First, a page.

Farm Progress

Inside Michigan ag: Johansen Farms bought; Bratschi new VP at GreenStone

January 5, 2017

2 Min Read

USDA not purchasing sugar
The USDA Commodity Credit Corporation recently announced that it does not expect to purchase and sell sugar under the Feedstock Flexibility Program in fiscal year 2017.  Federal law allows sugar processors to obtain loans from USDA with maturities of up to nine months when the sugarcane or sugarbeet harvest begins. Upon loan maturity, the sugar processor may repay the loan in full or forfeit the collateral (sugar) to USDA if prices are too low. The Feedstock Flexibility Program was reauthorized by Congress in the 2014 Farm Bill as a tool to support prices and avoid sugar forfeitures when excess sugar is in the marketplace. USDA’s Dec. 9 World Agricultural Supply and Demand Estimates report projects that domestic FY 2017 ending sugar stocks are unlikely to lead to forfeitures. USDA will closely monitor domestic sugar stocks, consumption, imports and other sugar market variables on an ongoing basis, and will continue to administer the sugar program as transparently as possible. The next quarterly estimate regarding the Feedstock Flexibility Program will occur prior to April 1. 

Wilbur-Ellis’ Agribusiness acquires Johansen Farms
Wilbur-Ellis’ Agribusiness recently acquired Johansen Farms LLC, a full-service agribusiness retailer and custom application provider in Three Rivers. Mike and Karen Johansen opened Johansen Farms for business in 2003. Along with their sons, Jegar and Tanner, they offered custom fertility programs, intensive soil sampling, branded products, custom fertilizer blends and application services to their regional customers. All Johansen Farms employees and assets will remain with the business as it becomes part of Wilbur-Ellis’ Agribusiness. The full-service agribusiness retailer is at 51609 U.S. 131 N., Three Rivers.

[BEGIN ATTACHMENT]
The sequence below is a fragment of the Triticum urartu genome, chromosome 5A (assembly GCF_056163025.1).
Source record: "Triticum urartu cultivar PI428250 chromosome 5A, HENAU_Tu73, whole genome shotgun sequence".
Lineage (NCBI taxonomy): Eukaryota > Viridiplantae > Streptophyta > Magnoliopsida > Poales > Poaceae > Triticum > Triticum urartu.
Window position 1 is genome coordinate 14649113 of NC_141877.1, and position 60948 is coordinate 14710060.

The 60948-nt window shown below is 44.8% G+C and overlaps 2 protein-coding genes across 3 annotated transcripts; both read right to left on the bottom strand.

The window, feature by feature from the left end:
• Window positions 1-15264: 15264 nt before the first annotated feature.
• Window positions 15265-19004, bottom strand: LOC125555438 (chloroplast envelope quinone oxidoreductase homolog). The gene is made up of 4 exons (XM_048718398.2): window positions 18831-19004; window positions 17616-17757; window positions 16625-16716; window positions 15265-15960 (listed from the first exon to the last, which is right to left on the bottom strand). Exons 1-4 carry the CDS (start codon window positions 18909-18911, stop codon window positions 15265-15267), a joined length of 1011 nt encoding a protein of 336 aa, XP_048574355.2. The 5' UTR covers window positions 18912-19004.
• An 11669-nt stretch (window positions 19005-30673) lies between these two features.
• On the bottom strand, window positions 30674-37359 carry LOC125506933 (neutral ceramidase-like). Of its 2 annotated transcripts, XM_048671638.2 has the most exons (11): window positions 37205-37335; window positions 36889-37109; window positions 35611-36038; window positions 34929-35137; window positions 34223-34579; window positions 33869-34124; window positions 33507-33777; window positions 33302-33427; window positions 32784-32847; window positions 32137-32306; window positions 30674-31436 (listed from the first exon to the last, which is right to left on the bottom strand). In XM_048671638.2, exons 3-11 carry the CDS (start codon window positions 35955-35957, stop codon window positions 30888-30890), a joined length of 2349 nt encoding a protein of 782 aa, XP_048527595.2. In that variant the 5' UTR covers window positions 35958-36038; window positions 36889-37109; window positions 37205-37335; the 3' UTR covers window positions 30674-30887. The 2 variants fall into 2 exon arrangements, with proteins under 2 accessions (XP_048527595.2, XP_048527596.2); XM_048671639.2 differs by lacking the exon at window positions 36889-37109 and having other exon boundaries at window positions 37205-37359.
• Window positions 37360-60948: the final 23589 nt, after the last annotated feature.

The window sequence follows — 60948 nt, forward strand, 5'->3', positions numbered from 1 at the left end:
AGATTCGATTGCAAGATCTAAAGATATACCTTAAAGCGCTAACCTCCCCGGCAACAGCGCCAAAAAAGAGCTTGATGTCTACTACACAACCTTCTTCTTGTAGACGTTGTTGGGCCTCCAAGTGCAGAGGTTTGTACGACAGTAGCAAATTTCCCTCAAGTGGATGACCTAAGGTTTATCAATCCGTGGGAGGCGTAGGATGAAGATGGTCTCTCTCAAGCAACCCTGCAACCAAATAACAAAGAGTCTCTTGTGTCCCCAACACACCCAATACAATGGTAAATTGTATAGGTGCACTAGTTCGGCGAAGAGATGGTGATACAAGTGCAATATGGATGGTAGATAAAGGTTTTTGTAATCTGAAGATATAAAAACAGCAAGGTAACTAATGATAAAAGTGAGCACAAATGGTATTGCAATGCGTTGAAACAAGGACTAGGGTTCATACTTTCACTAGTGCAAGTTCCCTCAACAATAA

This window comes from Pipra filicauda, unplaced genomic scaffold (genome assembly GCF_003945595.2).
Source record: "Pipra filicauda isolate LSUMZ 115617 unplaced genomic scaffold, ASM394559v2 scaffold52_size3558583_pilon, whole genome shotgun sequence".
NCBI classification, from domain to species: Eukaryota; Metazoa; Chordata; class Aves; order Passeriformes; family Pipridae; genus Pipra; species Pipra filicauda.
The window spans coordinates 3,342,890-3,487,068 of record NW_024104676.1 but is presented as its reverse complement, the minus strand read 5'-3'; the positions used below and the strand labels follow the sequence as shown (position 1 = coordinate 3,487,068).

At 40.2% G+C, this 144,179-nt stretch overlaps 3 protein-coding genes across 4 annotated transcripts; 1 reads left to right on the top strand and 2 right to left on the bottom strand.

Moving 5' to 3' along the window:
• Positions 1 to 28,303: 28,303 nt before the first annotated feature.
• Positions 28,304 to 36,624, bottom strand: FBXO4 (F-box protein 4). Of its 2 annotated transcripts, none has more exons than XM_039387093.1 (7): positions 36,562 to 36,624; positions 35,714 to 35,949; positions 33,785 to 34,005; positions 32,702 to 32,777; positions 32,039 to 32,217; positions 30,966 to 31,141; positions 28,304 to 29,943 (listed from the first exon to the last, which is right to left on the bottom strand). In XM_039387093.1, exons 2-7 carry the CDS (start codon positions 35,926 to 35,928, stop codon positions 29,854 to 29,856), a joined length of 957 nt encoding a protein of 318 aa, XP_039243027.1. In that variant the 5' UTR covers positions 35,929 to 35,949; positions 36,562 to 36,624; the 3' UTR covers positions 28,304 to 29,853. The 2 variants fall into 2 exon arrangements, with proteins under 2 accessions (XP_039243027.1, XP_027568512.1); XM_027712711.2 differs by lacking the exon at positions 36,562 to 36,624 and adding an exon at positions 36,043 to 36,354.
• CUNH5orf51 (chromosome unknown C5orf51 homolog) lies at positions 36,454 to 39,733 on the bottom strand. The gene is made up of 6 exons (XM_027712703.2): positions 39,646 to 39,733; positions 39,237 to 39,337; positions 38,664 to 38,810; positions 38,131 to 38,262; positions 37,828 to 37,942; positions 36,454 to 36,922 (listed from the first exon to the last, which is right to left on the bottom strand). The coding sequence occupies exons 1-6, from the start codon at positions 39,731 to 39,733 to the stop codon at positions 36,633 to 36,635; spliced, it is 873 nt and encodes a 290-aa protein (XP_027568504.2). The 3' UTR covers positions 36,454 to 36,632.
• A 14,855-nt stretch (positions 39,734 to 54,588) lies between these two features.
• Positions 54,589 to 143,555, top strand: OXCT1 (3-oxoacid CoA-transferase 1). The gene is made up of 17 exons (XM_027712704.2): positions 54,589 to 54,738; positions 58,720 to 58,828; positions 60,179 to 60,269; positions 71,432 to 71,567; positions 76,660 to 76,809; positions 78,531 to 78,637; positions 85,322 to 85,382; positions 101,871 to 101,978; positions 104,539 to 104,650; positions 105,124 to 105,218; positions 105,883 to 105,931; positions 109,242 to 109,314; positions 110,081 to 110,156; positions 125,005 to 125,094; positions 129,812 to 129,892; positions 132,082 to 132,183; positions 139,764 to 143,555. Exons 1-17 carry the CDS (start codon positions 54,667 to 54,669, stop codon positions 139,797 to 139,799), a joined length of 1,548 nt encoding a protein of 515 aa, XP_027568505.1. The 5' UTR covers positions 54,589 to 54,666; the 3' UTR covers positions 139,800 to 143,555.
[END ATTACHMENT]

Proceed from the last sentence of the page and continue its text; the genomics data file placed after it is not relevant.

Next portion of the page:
Bratschi named VP with GreenStone's commercial lending unit
Travis Bratschi has been named a vice president with GreenStone Farm Credit Services' commercial lending unit. In his new role, he will specialize in assisting large fruit and vegetable producers, including food processors, with their lending and financial service needs. Bratschi began his career with GreenStone's Traverse City branch in 2008 as a crop insurance specialist, and later transitioned to the position of financial services officer. In this role, he focused on ensuring agricultural customers' lending needs were met by offering financial solutions, such as real estate, equipment and operating loans and lease financing. He and his wife, Erin, farm high-density apples and tart cherries in Williamsburg.


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